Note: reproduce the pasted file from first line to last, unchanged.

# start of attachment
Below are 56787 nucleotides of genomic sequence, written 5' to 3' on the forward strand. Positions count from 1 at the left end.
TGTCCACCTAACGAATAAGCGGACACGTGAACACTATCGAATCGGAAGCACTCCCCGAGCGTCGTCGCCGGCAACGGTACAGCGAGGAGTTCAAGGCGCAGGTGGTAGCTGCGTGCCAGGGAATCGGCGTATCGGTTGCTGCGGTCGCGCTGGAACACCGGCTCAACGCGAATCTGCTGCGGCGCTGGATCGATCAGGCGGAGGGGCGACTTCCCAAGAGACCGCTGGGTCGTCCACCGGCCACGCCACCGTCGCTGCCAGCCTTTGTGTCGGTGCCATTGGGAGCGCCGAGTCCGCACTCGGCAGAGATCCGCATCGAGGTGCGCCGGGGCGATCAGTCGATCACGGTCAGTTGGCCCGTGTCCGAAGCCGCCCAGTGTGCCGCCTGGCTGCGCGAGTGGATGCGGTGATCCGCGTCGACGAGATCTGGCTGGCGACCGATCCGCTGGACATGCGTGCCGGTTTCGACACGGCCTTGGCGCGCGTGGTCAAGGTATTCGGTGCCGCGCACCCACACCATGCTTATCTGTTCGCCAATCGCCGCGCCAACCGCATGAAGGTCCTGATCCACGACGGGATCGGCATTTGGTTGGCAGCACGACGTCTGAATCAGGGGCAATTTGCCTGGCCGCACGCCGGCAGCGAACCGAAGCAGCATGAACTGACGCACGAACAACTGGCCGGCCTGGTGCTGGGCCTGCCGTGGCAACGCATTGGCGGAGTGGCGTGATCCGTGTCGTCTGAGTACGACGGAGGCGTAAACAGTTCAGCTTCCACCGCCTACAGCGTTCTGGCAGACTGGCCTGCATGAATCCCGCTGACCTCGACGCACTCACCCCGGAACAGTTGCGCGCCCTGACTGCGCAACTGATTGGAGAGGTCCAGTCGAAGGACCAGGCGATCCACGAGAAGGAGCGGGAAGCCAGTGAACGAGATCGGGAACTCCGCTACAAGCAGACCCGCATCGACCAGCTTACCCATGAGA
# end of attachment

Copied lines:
Below are 56787 nucleotides of genomic sequence, written 5' to 3' on the forward strand. Positions count from 1 at the left end.
TGTCCACCTAACGAATAAGCGGACACGTGAACACTATCGAATCGGAAGCACTCCCCGAGCGTCGTCGCCGGCAACGGTACAGCGAGGAGTTCAAGGCGCAGGTGGTAGCTGCGTGCCAGGGAATCGGCGTATCGGTTGCTGCGGTCGCGCTGGAACACCGGCTCAACGCGAATCTGCTGCGGCGCTGGATCGATCAGGCGGAGGGGCGACTTCCCAAGAGACCGCTGGGTCGTCCACCGGCCACGCCACCGTCGCTGCCAGCCTTTGTGTCGGTGCCATTGGGAGCGCCGAGTCCGCACTCGGCAGAGATCCGCATCGAGGTGCGCCGGGGCGATCAGTCGATCACGGTCAGTTGGCCCGTGTCCGAAGCCGCCCAGTGTGCCGCCTGGCTGCGCGAGTGGATGCGGTGATCCGCGTCGACGAGATCTGGCTGGCGACCGATCCGCTGGACATGCGTGCCGGTTTCGACACGGCCTTGGCGCGCGTGGTCAAGGTATTCGGTGCCGCGCACCCACACCATGCTTATCTGTTCGCCAATCGCCGCGCCAACCGCATGAAGGTCCTGATCCACGACGGGATCGGCATTTGGTTGGCAGCACGACGTCTGAATCAGGGGCAATTTGCCTGGCCGCACGCCGGCAGCGAACCGAAGCAGCATGAACTGACGCACGAACAACTGGCCGGCCTGGTGCTGGGCCTGCCGTGGCAACGCATTGGCGGAGTGGCGTGATCCGTGTCGTCTGAGTACGACGGAGGCGTAAACAGTTCAGCTTCCACCGCCTACAGCGTTCTGGCAGACTGGCCTGCATGAATCCCGCTGACCTCGACGCACTCACCCCGGAACAGTTGCGCGCCCTGACTGCGCAACTGATTGGAGAGGTCCAGTCGAAGGACCAGGCGATCCACGAGAAGGAGCGGGAAGCCAGTGAACGAGATCGGGAACTCCGCTACAAGCAGACCCGCATCGACCAGCTTACCCATGAGA